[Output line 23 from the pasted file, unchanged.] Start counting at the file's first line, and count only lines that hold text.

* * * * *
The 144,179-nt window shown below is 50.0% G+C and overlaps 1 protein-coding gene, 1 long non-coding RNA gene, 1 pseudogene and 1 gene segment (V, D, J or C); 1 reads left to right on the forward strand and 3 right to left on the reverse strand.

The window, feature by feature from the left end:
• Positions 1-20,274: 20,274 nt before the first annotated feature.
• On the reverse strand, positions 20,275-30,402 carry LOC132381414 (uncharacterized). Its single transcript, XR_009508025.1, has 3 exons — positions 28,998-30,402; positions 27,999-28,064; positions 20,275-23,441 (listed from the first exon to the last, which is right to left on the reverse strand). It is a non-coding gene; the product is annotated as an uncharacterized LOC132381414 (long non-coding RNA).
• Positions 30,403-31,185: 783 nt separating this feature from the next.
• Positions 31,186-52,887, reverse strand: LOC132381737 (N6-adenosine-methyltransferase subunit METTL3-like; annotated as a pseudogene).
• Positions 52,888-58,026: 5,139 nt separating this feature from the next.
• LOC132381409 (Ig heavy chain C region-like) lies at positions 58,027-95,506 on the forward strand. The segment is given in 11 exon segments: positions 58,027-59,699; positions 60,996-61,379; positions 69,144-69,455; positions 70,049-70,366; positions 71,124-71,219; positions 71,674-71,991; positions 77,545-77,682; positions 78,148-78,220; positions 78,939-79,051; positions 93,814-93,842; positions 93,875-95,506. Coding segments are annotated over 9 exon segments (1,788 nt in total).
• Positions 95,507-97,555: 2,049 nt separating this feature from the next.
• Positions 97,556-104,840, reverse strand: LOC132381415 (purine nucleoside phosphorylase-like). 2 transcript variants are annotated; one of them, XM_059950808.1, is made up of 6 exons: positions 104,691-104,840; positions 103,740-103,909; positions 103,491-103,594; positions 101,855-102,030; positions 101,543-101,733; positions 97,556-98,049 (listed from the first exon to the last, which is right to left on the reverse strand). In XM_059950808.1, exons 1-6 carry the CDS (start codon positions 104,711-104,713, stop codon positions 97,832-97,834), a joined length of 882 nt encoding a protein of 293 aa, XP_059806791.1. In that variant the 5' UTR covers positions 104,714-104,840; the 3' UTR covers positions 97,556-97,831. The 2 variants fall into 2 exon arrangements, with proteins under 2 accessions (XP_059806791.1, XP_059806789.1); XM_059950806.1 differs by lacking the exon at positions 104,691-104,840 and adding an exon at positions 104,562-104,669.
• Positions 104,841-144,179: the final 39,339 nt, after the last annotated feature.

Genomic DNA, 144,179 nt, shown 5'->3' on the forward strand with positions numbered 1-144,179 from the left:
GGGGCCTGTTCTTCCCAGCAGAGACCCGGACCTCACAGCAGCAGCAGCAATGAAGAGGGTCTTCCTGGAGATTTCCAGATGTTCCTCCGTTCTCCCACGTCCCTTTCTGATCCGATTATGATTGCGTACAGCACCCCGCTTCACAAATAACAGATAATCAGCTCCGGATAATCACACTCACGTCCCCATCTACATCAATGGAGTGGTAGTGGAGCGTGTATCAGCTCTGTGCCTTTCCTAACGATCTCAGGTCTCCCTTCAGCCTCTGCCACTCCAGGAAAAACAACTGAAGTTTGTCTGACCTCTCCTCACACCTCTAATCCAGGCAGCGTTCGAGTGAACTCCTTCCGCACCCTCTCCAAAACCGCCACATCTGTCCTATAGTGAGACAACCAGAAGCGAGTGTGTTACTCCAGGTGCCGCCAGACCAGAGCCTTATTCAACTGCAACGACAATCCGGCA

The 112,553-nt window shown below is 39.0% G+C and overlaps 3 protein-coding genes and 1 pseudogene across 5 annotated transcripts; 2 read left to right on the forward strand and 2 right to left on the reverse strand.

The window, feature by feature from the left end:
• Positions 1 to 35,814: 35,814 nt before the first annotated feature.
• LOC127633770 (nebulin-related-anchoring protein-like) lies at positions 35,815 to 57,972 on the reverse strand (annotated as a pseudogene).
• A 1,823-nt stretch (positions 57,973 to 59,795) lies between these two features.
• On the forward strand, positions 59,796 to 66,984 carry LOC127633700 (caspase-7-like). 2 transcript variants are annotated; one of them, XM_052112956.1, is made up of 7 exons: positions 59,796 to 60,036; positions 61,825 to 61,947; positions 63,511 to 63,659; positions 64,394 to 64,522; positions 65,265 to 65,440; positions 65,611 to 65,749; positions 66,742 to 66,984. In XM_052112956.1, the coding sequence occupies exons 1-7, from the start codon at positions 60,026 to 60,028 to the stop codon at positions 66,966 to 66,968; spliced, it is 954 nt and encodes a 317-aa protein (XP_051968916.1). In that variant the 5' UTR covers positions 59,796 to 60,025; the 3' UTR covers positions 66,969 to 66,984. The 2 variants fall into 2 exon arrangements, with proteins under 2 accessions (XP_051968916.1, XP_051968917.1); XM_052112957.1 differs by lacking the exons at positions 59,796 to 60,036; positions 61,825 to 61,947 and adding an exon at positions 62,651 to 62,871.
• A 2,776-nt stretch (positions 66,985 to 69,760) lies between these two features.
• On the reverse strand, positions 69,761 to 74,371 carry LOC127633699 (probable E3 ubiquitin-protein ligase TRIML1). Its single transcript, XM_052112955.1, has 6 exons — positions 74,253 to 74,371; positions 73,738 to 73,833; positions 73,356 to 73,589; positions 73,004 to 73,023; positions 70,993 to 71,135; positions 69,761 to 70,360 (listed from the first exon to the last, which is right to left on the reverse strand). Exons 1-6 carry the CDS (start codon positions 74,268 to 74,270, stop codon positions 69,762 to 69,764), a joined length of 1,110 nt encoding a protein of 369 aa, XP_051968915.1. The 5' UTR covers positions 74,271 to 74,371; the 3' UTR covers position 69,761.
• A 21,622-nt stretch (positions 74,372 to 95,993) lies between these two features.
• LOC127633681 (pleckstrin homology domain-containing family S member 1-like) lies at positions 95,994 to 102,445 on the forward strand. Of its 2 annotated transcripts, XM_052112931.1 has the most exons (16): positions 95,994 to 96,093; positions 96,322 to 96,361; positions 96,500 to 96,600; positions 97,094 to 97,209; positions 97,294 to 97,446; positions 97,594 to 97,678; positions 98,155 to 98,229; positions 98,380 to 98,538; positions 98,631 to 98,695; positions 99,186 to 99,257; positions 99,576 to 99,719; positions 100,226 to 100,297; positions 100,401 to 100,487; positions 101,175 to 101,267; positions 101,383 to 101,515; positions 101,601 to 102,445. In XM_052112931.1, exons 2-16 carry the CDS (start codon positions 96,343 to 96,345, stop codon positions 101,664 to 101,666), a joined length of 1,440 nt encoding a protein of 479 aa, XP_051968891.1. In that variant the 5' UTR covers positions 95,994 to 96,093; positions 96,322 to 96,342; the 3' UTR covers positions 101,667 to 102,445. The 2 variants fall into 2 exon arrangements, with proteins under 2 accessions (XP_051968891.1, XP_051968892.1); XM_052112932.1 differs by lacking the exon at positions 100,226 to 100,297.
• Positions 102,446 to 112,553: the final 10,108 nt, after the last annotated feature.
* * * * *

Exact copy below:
• LOC127633681 (pleckstrin homology domain-containing family S member 1-like) lies at positions 95,994 to 102,445 on the forward strand. Of its 2 annotated transcripts, XM_052112931.1 has the most exons (16): positions 95,994 to 96,093; positions 96,322 to 96,361; positions 96,500 to 96,600; positions 97,094 to 97,209; positions 97,294 to 97,446; positions 97,594 to 97,678; positions 98,155 to 98,229; positions 98,380 to 98,538; positions 98,631 to 98,695; positions 99,186 to 99,257; positions 99,576 to 99,719; positions 100,226 to 100,297; positions 100,401 to 100,487; positions 101,175 to 101,267; positions 101,383 to 101,515; positions 101,601 to 102,445. In XM_052112931.1, exons 2-16 carry the CDS (start codon positions 96,343 to 96,345, stop codon positions 101,664 to 101,666), a joined length of 1,440 nt encoding a protein of 479 aa, XP_051968891.1. In that variant the 5' UTR covers positions 95,994 to 96,093; positions 96,322 to 96,342; the 3' UTR covers positions 101,667 to 102,445. The 2 variants fall into 2 exon arrangements, with proteins under 2 accessions (XP_051968891.1, XP_051968892.1); XM_052112932.1 differs by lacking the exon at positions 100,226 to 100,297.